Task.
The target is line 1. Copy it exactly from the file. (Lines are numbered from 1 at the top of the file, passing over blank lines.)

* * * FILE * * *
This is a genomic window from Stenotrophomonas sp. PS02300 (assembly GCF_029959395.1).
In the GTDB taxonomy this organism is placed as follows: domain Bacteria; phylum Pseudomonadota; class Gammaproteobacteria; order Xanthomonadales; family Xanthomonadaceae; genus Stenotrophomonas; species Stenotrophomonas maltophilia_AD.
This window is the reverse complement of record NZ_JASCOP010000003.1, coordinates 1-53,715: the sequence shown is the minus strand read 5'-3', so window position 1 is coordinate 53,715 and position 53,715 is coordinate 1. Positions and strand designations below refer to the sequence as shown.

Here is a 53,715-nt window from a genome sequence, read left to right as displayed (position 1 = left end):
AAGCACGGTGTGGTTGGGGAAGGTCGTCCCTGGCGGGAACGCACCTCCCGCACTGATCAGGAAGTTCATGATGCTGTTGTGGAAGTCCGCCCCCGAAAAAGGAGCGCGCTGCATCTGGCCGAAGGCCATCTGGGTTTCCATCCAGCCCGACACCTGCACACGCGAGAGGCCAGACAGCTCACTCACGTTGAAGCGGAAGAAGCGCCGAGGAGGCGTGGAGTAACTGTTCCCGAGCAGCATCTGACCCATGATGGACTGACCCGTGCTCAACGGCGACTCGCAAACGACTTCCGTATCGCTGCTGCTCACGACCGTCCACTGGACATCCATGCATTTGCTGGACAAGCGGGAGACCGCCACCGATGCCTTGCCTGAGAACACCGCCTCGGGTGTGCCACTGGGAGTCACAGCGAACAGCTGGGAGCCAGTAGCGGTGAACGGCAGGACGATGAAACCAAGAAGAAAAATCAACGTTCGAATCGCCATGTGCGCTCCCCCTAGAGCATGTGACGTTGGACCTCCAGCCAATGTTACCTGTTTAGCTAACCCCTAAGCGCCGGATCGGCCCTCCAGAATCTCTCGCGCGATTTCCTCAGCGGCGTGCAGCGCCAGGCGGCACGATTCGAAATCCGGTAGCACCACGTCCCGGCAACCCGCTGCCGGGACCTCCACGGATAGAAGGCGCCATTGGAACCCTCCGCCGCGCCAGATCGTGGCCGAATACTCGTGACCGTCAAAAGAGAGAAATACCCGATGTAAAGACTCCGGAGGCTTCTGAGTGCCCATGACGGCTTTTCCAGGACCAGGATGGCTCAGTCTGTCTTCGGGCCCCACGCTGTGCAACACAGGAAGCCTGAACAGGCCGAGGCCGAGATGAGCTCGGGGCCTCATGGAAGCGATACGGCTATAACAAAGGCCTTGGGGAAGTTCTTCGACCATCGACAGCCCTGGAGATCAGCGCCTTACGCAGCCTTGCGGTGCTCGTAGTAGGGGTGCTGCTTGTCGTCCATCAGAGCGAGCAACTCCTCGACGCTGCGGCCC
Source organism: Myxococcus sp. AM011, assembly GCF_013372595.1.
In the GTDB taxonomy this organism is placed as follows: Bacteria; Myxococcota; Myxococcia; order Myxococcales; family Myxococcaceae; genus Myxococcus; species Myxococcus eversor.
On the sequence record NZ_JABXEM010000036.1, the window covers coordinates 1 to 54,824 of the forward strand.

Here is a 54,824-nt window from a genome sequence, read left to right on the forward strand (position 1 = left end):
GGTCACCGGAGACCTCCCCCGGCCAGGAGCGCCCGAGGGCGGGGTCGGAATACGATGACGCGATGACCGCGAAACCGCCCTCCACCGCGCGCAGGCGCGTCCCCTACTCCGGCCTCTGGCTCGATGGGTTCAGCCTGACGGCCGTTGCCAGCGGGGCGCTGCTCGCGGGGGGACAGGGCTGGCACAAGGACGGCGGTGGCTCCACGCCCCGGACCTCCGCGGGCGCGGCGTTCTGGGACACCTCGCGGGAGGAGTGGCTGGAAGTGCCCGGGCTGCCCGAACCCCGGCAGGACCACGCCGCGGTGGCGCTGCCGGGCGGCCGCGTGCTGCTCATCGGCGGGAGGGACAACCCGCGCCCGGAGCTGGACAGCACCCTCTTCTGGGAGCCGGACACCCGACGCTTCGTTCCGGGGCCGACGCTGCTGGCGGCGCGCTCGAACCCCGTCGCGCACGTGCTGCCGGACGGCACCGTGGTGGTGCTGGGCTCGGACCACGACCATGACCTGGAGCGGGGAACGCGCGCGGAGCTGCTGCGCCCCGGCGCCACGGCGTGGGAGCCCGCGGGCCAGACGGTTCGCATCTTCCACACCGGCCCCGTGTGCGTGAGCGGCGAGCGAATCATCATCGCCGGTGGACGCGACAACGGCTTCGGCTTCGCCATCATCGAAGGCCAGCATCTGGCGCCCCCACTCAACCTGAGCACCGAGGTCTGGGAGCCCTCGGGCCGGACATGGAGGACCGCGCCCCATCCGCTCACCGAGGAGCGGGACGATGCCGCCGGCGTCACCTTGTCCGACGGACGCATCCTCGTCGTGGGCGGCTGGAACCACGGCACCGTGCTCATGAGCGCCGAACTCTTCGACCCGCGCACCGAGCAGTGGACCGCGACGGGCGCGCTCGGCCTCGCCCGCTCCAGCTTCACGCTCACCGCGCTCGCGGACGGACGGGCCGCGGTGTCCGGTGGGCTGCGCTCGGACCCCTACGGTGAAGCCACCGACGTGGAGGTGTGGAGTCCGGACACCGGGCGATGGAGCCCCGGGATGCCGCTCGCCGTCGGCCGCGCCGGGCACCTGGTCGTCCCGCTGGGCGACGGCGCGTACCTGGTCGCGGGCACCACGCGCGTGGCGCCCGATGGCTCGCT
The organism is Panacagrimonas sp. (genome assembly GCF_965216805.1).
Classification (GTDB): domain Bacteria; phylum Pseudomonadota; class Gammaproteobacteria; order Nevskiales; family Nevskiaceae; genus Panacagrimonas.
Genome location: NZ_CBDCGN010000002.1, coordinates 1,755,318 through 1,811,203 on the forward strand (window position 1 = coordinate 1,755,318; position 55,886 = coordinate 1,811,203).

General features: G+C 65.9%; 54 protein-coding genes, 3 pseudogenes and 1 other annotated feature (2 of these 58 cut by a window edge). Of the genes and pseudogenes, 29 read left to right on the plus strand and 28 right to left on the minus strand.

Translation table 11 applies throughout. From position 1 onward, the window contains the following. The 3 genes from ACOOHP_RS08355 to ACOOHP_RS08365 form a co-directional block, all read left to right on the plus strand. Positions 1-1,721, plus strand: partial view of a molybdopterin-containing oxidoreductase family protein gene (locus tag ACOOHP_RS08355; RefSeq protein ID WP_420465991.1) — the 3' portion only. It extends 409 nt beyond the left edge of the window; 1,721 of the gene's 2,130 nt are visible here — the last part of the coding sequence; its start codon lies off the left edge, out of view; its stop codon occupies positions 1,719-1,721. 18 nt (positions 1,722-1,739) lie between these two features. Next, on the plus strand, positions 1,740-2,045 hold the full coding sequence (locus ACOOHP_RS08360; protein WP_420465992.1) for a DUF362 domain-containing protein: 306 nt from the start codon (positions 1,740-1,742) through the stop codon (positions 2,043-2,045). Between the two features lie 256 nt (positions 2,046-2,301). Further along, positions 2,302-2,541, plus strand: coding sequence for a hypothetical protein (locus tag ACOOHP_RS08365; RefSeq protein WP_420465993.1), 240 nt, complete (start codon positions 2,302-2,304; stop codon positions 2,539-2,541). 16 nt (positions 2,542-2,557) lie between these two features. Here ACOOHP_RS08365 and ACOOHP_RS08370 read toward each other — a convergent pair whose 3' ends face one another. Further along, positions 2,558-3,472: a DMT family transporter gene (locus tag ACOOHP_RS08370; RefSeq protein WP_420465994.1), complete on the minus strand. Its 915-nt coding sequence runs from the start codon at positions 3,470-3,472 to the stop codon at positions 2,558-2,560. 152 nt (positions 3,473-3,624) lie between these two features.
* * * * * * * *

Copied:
This is a genomic window from Stenotrophomonas sp. PS02300 (assembly GCF_029959395.1).